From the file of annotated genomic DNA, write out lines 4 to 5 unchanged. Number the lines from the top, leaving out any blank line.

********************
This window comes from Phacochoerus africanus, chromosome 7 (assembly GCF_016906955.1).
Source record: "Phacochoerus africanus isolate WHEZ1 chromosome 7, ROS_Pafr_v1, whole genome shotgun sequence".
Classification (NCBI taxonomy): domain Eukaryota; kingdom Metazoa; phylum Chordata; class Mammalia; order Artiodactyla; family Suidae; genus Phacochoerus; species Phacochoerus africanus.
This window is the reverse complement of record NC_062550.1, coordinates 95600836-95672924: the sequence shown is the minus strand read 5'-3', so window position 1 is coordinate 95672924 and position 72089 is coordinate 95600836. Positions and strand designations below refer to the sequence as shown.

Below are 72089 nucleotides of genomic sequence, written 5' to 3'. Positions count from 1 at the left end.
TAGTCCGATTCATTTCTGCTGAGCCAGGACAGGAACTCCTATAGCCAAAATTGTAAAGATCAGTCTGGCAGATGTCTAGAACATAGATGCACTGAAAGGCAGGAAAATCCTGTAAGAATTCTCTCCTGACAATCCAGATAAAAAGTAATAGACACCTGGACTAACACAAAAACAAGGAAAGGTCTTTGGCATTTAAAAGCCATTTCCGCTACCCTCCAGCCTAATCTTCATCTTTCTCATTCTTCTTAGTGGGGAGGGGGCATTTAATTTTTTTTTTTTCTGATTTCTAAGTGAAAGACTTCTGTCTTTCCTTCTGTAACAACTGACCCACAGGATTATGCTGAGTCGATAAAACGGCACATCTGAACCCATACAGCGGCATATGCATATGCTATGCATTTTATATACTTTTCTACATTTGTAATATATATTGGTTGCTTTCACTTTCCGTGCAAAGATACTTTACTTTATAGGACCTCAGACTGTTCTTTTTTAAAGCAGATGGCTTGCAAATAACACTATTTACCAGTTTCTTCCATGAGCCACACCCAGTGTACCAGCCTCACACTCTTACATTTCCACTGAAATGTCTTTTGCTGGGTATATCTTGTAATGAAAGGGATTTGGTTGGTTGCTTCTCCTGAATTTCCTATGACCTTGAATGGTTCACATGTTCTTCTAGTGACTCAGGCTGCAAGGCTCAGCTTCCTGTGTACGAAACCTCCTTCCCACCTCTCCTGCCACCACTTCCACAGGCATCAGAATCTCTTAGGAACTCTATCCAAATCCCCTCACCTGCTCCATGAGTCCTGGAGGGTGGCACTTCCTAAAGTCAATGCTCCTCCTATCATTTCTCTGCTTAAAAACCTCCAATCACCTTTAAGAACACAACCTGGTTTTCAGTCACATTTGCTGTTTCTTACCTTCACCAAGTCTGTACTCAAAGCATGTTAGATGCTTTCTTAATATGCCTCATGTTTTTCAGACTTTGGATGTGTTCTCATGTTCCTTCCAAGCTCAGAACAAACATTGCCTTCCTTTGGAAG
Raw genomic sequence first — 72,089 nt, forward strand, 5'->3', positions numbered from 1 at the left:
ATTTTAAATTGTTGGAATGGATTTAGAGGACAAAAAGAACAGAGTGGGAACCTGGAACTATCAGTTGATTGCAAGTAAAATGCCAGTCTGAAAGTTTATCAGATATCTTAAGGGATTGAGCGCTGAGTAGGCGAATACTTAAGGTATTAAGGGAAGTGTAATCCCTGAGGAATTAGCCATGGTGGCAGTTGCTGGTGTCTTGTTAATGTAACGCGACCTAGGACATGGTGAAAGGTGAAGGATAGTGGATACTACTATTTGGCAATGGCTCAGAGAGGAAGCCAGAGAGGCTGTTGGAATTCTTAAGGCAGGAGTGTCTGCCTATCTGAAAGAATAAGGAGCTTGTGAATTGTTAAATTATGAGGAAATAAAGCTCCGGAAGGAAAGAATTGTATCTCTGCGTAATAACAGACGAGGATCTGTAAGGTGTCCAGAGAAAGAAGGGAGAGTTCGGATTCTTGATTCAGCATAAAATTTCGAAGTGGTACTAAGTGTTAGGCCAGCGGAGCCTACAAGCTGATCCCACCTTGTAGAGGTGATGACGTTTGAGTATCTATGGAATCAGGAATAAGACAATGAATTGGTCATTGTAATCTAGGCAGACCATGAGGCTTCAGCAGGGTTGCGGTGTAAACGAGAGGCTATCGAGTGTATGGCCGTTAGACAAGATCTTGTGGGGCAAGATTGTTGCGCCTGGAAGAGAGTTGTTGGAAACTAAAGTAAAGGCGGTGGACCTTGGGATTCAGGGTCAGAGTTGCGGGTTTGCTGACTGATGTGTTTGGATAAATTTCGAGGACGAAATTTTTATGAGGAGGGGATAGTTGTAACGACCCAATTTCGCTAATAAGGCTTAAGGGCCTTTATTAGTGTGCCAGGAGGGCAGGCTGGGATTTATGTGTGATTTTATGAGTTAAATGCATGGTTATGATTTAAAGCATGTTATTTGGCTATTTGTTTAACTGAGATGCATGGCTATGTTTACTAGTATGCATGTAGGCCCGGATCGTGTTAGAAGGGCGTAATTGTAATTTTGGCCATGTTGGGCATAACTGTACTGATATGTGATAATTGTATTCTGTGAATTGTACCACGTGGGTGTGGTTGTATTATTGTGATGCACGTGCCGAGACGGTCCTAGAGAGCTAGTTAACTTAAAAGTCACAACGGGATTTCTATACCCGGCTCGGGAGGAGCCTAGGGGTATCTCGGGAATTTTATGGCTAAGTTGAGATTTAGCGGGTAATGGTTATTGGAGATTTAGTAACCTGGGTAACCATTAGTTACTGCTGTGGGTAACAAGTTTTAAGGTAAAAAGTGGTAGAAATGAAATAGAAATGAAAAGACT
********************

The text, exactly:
This window is the reverse complement of record NC_062550.1, coordinates 95600836-95672924: the sequence shown is the minus strand read 5'-3', so window position 1 is coordinate 95672924 and position 72089 is coordinate 95600836. Positions and strand designations below refer to the sequence as shown.

Below are 72089 nucleotides of genomic sequence, written 5' to 3'. Positions count from 1 at the left end.